FORT LEONARD WOOD, Mo. — For eight months, Fort Leonard Wood’s on-call clean teams have been assisting the installation’s population in COVID-19 risk mitigation measures.
Each of the three training brigades on post — the 1st Engineer Brigade, 3rd Chemical Brigade and 14th Military Police Brigade — has a team, along with the Marine Corps Detachment. Each team consists of 11 service members and they rotate on-call duties weekly.
According to Pat Daniels, who acts as the clean team liaison between General Leonard Wood Army Community Hospital’s Department of Public Health and the post’s workforce, the role of the teams has been focused on large areas.
“We go in and disinfect common areas, congregational areas as requested,” he said. “If it’s your office, we typically do not send a clean team. We tell everybody to clean their own offices. Or, if you can, close the office — don’t go in there for four days. We’ve been using that timeframe since the beginning. After four days, you should be fine. On surfaces that see fluctuations in heat, sunlight, the virus doesn’t survive longer than that.”
Daniels said he still gets a lot of questions about how people should be cleaning, what they should be cleaning with and when they should be cleaning.
“Use something that has chlorine bleach,” he recommended. “You don’t have to put straight bleach on anything, though. Just clean how you would normally clean with water and bleach. Maybe use a sanitary wipe to wipe your keyboard down. Follow the (Centers for Disease Control and Prevention) guidelines.”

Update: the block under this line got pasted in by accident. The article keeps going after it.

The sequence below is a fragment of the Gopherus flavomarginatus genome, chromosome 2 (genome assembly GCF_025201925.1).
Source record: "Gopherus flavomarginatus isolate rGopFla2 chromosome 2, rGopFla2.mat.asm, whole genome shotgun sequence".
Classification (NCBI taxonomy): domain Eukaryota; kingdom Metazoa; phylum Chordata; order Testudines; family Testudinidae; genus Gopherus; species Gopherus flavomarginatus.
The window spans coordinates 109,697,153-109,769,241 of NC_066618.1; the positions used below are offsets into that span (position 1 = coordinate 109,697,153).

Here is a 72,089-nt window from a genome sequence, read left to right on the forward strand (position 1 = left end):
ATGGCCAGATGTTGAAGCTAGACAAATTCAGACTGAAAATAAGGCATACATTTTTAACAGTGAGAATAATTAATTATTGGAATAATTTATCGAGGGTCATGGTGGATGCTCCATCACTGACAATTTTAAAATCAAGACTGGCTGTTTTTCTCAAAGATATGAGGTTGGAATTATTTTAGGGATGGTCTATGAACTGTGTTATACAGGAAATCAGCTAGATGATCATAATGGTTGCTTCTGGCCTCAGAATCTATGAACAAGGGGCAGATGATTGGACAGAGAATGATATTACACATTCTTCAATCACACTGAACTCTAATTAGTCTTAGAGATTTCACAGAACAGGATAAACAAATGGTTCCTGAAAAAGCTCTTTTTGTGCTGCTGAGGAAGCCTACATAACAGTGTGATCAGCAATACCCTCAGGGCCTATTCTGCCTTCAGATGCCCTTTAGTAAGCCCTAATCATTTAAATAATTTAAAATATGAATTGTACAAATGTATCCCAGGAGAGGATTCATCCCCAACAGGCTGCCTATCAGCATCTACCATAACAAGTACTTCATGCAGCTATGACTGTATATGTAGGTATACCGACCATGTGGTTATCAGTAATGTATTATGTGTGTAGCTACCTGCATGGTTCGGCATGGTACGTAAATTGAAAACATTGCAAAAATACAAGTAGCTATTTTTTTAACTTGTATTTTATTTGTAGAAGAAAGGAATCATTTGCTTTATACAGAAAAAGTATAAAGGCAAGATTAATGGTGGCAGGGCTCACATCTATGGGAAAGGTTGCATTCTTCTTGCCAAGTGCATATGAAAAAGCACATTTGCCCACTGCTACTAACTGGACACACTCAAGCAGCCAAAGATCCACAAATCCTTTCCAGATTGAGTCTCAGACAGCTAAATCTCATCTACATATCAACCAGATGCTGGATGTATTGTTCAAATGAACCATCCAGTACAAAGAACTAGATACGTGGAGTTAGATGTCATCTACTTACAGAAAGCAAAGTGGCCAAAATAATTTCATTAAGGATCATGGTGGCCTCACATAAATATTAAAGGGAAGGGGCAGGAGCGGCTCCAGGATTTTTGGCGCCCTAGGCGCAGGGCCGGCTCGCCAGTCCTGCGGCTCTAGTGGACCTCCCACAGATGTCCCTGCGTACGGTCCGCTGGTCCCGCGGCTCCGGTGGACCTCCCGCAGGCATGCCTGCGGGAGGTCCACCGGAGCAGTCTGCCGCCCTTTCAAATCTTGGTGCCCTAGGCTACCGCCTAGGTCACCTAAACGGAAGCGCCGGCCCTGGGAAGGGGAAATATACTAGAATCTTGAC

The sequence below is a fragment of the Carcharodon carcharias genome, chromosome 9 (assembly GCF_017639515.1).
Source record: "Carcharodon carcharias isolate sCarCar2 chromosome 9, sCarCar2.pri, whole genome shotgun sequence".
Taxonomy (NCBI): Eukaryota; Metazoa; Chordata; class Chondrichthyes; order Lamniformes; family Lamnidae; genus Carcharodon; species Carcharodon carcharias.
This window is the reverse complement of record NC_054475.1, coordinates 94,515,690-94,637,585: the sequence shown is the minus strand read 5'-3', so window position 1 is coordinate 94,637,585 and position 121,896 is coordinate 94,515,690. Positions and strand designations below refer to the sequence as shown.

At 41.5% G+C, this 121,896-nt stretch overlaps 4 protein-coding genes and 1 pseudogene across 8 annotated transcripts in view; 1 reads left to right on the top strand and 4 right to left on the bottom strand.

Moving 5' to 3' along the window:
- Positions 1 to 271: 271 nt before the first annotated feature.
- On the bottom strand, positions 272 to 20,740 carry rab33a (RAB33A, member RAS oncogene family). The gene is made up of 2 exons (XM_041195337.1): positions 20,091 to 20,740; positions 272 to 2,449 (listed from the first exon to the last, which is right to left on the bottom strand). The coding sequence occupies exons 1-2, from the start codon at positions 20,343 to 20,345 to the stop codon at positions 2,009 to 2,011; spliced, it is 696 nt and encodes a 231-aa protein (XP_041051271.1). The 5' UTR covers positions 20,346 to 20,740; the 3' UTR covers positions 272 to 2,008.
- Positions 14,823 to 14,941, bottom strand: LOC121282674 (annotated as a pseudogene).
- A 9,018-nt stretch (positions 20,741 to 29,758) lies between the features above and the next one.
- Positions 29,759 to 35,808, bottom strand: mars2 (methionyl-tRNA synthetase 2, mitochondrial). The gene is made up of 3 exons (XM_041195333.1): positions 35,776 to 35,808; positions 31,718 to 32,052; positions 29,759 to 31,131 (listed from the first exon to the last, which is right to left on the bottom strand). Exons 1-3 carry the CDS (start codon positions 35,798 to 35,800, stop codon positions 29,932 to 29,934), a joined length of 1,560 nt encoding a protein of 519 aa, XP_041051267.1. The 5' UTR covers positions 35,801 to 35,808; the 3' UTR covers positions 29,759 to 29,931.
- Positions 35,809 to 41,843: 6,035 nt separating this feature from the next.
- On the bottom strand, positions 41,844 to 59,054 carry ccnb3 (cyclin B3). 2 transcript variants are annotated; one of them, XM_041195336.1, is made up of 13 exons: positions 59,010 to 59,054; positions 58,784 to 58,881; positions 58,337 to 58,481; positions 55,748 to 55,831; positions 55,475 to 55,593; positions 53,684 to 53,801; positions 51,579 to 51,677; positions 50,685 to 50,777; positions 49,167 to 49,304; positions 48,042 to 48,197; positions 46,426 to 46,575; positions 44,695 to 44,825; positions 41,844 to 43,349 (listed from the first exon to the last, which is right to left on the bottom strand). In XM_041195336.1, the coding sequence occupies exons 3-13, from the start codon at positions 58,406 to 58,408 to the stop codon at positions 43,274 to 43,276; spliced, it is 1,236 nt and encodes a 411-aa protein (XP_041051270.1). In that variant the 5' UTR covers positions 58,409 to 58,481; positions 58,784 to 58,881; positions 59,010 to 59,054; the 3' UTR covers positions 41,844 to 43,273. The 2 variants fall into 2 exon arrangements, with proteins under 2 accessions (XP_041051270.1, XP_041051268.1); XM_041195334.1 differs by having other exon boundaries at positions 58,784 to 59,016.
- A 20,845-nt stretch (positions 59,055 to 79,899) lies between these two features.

In April, the U.S. Army Chemical, Biological, Radiological and Nuclear School’s Hazardous Materials Dismounted Reconnaissance Department trained the first group of Soldiers at the Lt. Joseph Terry CBRN Responder Training Facility who could be called upon to disinfect barracks and office areas.
Sgt. 1st Class Christopher Henderson, a firefighter training developer assigned to the 1st Engineer Brigade’s Directorate of Training and Leader Development, has been leading his brigade’s clean team since the beginning. He said having a fire rescue background helped him prepare for this detail.
“It’s about understanding the sheer size of the area we’re assigned to clean,” he said. “We’re scrubbing down everything we possibly can to make sure we’re killing the virus as effectively as possible, but with so much protective gear, it gets warm really quickly and wears on our troops. We don’t want to keep them in there too long because there’s a potential that the cleaning may become ineffective. When you start to get tired, your work isn’t up to that standard you need it to be. So, we definitely had to learn how to keep our team rotating.”
For more information on how best to disinfect an area, or to request a clean team, Daniels said to first call Public Health at 573.596.0518. However, he added that following a few simple guidelines will also help with continuing to limit the spread of the virus.
“When we have an incident and we go back and ask questions, we find that people were not wearing their mask when other people are around,” he said. “Or they’re coming in and coughing on their equipment or they’re coughing on their hands and touching the microwave or the coffee machine everyone else uses.”
Daniels recommended that all service members, civilian employees and family members continue to follow the three Ws: wash hands for at least 20 seconds, wear masks and watch distance.
“Some of these things are simple,” he said. “Hygiene is simple; we just need to do it.”